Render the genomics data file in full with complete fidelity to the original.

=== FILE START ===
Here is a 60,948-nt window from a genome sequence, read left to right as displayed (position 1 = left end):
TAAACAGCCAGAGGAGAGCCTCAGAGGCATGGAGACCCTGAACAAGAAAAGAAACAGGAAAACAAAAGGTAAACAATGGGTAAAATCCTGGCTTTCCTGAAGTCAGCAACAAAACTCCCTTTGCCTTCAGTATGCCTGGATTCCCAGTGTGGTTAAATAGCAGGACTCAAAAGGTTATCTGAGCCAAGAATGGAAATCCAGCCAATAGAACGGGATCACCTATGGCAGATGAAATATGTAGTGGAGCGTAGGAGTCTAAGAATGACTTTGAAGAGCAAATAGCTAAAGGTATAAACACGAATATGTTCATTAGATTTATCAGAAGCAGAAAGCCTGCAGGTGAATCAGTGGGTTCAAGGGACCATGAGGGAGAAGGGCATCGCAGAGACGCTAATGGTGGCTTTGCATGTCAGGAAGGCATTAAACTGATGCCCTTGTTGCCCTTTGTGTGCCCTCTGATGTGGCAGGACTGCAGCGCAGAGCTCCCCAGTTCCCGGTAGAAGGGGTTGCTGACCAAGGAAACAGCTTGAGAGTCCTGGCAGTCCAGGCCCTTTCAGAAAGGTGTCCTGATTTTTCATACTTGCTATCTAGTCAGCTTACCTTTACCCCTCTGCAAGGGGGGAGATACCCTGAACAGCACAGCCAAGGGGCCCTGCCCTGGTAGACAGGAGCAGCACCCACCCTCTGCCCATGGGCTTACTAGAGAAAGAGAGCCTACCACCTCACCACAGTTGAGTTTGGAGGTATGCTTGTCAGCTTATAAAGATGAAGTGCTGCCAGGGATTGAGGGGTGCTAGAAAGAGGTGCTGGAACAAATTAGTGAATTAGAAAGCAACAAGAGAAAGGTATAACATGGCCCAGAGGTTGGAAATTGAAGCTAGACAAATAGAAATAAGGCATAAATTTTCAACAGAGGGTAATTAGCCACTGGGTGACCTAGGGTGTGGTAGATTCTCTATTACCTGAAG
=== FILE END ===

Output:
Here is a 60,948-nt window from a genome sequence, read left to right as displayed (position 1 = left end):
TAAACAGCCAGAGGAGAGCCTCAGAGGCATGGAGACCCTGAACAAGAAAAGAAACAGGAAAACAAAAGGTAAACAATGGGTAAAATCCTGGCTTTCCTGAAGTCAGCAACAAAACTCCCTTTGCCTTCAGTATGCCTGGATTCCCAGTGTGGTTAAATAGCAGGACTCAAAAGGTTATCTGAGCCAAGAATGGAAATCCAGCCAATAGAACGGGATCACCTATGGCAGATGAAATATGTAGTGGAGCGTAGGAGTCTAAGAATGACTTTGAAGAGCAAATAGCTAAAGGTATAAACACGAATATGTTCATTAGATTTATCAGAAGCAGAAAGCCTGCAGGTGAATCAGTGGGTTCAAGGGACCATGAGGGAGAAGGGCATCGCAGAGACGCTAATGGTGGCTTTGCATGTCAGGAAGGCATTAAACTGATGCCCTTGTTGCCCTTTGTGTGCCCTCTGATGTGGCAGGACTGCAGCGCAGAGCTCCCCAGTTCCCGGTAGAAGGGGTTGCTGACCAAGGAAACAGCTTGAGAGTCCTGGCAGTCCAGGCCCTTTCAGAAAGGTGTCCTGATTTTTCATACTTGCTATCTAGTCAGCTTACCTTTACCCCTCTGCAAGGGGGGAGATACCCTGAACAGCACAGCCAAGGGGCCCTGCCCTGGTAGACAGGAGCAGCACCCACCCTCTGCCCATGGGCTTACTAGAGAAAGAGAGCCTACCACCTCACCACAGTTGAGTTTGGAGGTATGCTTGTCAGCTTATAAAGATGAAGTGCTGCCAGGGATTGAGGGGTGCTAGAAAGAGGTGCTGGAACAAATTAGTGAATTAGAAAGCAACAAGAGAAAGGTATAACATGGCCCAGAGGTTGGAAATTGAAGCTAGACAAATAGAAATAAGGCATAAATTTTCAACAGAGGGTAATTAGCCACTGGGTGACCTAGGGTGTGGTAGATTCTCTATTACCTGAAG